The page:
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High wages and a good atmosphere: The verdict on working for a Norwegian firm

Frazer Norwell
Frazer Norwell - [email protected]
High wages and a good atmosphere: The verdict on working for a Norwegian firm
Here's what readers of The Local had to say about the working for a Norwegian employer. Pictured are a group of workers around a laptop. Photo by Mimi Thian on Unsplash

High wages and an excellent work-life balance could be expected when working for a Norwegian firm, The Local's readers have said. However, not everything about Norwegian companies was so great.


We asked readers in Norway for their thoughts on working for Norwegian companies and whether it lived up to expectations – seeing as firms in Norway are known for high wages, a good work-life balance and a flat hierarchical structure.

According to our readers (thanks to those who responded to the survey), the reality of life at a Norwegian firm could mostly live up to the lofty expectations that many hear about.

"So far, I have seen only positives, great people with a 'get things done' attitude, willing to go the extra mile most of the time, (and a) inclusive and relaxed workplace," Mihai from Romania said when asked about the positives of working for a Norwegian company.

"The relaxed attitude about work, things are getting done without people being micro-managed. Also, there is a really relaxed attitude when it comes to working hours. I can start almost any time of my choosing as long as the work gets done," he added when asked about what surprised him about working with a Norwegian company.

Shawn, a South African living in Oslo, listed employee security, competitive salary and trust in foreign workers as some of the best things about working for a Norwegian company.

However, he still experienced some culture shock when adapting to a Norwegian firm.

"Lunch culture (mapakke) surprised me, and occasionally how lazy people are towards making an extra effort," he said when asked what was different about working for a Norwegian company.

One of the most common positive differences mentioned by readers was the work-life balance in Norway. Izzy, from the Philippines, was one of those who noticed a big difference in attitudes when it came to work.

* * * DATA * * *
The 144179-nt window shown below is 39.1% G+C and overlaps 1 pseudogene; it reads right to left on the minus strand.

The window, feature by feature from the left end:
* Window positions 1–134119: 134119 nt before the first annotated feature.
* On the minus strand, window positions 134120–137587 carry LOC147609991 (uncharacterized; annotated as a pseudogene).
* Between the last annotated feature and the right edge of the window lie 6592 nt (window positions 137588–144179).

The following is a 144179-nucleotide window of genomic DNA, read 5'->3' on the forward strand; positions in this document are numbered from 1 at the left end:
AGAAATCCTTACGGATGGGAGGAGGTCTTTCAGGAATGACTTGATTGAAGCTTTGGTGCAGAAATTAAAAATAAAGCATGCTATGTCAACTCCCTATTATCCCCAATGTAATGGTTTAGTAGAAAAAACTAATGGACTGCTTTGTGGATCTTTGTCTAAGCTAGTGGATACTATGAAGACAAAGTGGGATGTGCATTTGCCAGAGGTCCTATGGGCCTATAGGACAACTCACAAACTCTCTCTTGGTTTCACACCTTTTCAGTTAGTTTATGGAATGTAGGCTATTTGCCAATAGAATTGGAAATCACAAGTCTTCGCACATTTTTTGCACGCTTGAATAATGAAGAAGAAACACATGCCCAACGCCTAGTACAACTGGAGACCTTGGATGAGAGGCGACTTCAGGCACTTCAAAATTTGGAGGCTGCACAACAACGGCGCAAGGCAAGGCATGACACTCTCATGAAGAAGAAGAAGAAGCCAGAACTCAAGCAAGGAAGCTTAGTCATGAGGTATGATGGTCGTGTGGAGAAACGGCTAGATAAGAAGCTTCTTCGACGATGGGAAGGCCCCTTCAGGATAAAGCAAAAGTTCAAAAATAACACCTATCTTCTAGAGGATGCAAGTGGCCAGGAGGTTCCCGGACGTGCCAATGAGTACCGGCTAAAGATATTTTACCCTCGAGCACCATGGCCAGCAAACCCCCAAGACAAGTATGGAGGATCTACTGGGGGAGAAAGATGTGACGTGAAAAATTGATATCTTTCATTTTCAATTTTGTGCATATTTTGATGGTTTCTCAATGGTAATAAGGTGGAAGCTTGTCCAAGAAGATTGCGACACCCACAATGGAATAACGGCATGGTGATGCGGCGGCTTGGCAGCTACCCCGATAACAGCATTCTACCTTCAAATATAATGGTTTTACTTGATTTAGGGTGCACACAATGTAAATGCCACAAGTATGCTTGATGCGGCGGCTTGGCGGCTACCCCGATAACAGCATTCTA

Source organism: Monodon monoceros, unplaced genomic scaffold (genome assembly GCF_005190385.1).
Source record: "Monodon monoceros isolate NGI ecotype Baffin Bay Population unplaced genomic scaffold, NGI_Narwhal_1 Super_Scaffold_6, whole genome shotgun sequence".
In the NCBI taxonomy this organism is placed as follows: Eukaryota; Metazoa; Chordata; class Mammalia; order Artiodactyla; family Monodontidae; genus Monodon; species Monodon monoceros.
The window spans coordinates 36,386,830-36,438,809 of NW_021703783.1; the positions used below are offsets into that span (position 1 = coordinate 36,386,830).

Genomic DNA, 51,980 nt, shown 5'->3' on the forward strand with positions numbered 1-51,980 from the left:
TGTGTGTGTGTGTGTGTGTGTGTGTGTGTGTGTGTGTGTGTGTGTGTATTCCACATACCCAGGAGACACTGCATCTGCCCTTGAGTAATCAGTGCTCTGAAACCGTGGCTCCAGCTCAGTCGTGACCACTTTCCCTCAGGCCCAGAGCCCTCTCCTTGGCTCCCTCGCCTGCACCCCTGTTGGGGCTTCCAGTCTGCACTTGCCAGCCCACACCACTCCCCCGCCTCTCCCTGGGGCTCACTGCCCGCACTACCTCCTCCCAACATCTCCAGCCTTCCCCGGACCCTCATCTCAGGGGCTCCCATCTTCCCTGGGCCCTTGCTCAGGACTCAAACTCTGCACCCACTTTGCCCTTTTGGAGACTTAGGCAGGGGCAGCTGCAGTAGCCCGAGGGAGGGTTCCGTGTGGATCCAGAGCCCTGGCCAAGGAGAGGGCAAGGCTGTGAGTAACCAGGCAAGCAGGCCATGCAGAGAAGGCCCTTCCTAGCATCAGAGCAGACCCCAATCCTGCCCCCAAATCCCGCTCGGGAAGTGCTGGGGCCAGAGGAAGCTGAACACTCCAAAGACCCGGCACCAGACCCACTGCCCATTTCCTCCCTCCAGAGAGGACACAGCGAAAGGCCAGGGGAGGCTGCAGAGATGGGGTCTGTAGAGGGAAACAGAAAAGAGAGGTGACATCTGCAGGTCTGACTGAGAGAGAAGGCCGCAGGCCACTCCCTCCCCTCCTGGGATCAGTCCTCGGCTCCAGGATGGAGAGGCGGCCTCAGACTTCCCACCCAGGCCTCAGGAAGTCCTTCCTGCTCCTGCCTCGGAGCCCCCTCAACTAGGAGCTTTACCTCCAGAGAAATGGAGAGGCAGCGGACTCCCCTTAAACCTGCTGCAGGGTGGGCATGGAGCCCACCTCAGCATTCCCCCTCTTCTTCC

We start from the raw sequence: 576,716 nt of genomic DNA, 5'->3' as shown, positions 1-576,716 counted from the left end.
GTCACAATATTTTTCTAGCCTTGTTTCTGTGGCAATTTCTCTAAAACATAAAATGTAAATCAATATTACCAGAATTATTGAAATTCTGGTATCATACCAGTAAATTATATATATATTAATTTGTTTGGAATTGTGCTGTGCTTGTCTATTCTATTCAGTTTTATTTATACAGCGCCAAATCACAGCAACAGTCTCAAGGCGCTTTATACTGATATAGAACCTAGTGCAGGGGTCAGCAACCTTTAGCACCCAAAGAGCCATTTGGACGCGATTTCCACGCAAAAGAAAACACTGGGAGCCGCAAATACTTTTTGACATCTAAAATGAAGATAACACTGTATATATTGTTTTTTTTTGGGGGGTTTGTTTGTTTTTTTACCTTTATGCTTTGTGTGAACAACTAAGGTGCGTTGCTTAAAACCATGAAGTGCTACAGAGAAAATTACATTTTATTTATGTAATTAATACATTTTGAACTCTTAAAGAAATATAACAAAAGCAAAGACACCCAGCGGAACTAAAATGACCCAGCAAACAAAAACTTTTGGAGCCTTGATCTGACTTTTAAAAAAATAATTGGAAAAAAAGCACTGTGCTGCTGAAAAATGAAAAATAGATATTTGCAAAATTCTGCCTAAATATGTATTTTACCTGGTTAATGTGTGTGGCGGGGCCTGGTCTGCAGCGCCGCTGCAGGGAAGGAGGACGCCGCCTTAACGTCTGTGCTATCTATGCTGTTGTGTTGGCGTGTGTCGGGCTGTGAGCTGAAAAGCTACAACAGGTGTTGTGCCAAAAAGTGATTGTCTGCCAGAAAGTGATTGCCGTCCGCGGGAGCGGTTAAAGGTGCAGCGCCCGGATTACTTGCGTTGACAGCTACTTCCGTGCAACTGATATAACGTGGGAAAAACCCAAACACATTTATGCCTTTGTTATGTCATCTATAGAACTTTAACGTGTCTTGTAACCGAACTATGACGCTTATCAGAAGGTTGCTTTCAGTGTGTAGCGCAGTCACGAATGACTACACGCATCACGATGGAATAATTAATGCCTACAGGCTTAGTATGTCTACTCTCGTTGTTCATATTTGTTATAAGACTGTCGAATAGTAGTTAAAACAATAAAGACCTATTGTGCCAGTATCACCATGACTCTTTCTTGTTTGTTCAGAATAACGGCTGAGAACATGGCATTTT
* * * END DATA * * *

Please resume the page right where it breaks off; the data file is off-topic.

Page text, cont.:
"It was less stressful than working in my home country. I was shocked how work-life balance is greatly emphasised at our work," she said.

However, she still said that in terms of enjoyment, working in Norway was about the same as other countries she had worked in.

"Getting a higher salary is a positive thing. I do have difficulties socialising though, and sometimes I can't catch up with some company news since a lot of it is in Norwegian," she said when listing the pros and cons of a Norwegian company.

Another reader shared that they felt the information on working for a Norwegian business didn't quite line up with the reality of the situation.

"The internet said there's less hierarchy in Norway, but I find that to not really be the case. Salaries are lower than expected, especially now with the weak krone compared to the euro," the software developer said.


He added that the way holiday pay and salary payments in the country worked during the summer tripped up many.

There were also readers who found other negatives with Norwegian employers. Some shared that they felt there weren't enough incentives for good performance and that some colleagues and companies lacked drive.

Others said that it seemed hard to get someone to take a chance on a foreigner or that it could be a lonely experience being a migrant worker in a Norwegian office.

Work training seemed to divide readers. One, an architect, argued that the quality of training wasn't good enough and that the companies they had experience with had poor facilities and organisation.

Meanwhile, Deborah in Karmøy said that she was impressed with the organisation she worked for and that the level of courses and external study offered was impressive.


Comments (1)

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Constantí 2023/10/16 11:30
Very nice article. I would be nice to know what Shawn said about "mapakke" and people not willing to go the extra mile.

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